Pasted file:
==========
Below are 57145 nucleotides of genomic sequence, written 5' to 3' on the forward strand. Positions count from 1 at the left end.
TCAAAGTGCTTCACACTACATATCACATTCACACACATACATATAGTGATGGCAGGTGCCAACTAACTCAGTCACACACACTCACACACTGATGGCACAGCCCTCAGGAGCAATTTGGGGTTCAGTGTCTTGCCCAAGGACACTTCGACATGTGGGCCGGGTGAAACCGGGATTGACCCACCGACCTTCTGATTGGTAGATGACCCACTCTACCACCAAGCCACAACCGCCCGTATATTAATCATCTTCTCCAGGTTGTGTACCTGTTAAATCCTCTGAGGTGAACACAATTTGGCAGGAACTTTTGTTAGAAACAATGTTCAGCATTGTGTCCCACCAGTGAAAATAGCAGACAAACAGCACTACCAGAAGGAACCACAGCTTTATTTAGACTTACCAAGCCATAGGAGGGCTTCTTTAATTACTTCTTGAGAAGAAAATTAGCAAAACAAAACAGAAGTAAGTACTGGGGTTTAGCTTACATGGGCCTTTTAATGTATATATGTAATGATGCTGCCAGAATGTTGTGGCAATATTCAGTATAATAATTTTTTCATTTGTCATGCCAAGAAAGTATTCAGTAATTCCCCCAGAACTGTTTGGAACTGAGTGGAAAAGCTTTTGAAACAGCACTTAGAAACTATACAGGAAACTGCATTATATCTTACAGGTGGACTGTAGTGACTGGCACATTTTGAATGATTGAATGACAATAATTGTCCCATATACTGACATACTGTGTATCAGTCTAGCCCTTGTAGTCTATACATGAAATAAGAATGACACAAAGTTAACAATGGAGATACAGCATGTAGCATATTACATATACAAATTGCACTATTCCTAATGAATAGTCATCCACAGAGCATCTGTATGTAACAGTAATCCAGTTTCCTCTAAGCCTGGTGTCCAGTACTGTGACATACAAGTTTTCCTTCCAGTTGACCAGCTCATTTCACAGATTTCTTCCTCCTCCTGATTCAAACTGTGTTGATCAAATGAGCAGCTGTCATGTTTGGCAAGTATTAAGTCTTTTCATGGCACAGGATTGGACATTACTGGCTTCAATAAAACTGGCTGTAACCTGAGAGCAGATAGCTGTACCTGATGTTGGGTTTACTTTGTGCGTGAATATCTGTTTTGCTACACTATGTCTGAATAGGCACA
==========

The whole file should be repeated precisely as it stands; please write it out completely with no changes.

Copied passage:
Below are 57145 nucleotides of genomic sequence, written 5' to 3' on the forward strand. Positions count from 1 at the left end.
TCAAAGTGCTTCACACTACATATCACATTCACACACATACATATAGTGATGGCAGGTGCCAACTAACTCAGTCACACACACTCACACACTGATGGCACAGCCCTCAGGAGCAATTTGGGGTTCAGTGTCTTGCCCAAGGACACTTCGACATGTGGGCCGGGTGAAACCGGGATTGACCCACCGACCTTCTGATTGGTAGATGACCCACTCTACCACCAAGCCACAACCGCCCGTATATTAATCATCTTCTCCAGGTTGTGTACCTGTTAAATCCTCTGAGGTGAACACAATTTGGCAGGAACTTTTGTTAGAAACAATGTTCAGCATTGTGTCCCACCAGTGAAAATAGCAGACAAACAGCACTACCAGAAGGAACCACAGCTTTATTTAGACTTACCAAGCCATAGGAGGGCTTCTTTAATTACTTCTTGAGAAGAAAATTAGCAAAACAAAACAGAAGTAAGTACTGGGGTTTAGCTTACATGGGCCTTTTAATGTATATATGTAATGATGCTGCCAGAATGTTGTGGCAATATTCAGTATAATAATTTTTTCATTTGTCATGCCAAGAAAGTATTCAGTAATTCCCCCAGAACTGTTTGGAACTGAGTGGAAAAGCTTTTGAAACAGCACTTAGAAACTATACAGGAAACTGCATTATATCTTACAGGTGGACTGTAGTGACTGGCACATTTTGAATGATTGAATGACAATAATTGTCCCATATACTGACATACTGTGTATCAGTCTAGCCCTTGTAGTCTATACATGAAATAAGAATGACACAAAGTTAACAATGGAGATACAGCATGTAGCATATTACATATACAAATTGCACTATTCCTAATGAATAGTCATCCACAGAGCATCTGTATGTAACAGTAATCCAGTTTCCTCTAAGCCTGGTGTCCAGTACTGTGACATACAAGTTTTCCTTCCAGTTGACCAGCTCATTTCACAGATTTCTTCCTCCTCCTGATTCAAACTGTGTTGATCAAATGAGCAGCTGTCATGTTTGGCAAGTATTAAGTCTTTTCATGGCACAGGATTGGACATTACTGGCTTCAATAAAACTGGCTGTAACCTGAGAGCAGATAGCTGTACCTGATGTTGGGTTTACTTTGTGCGTGAATATCTGTTTTGCTACACTATGTCTGAATAGGCACA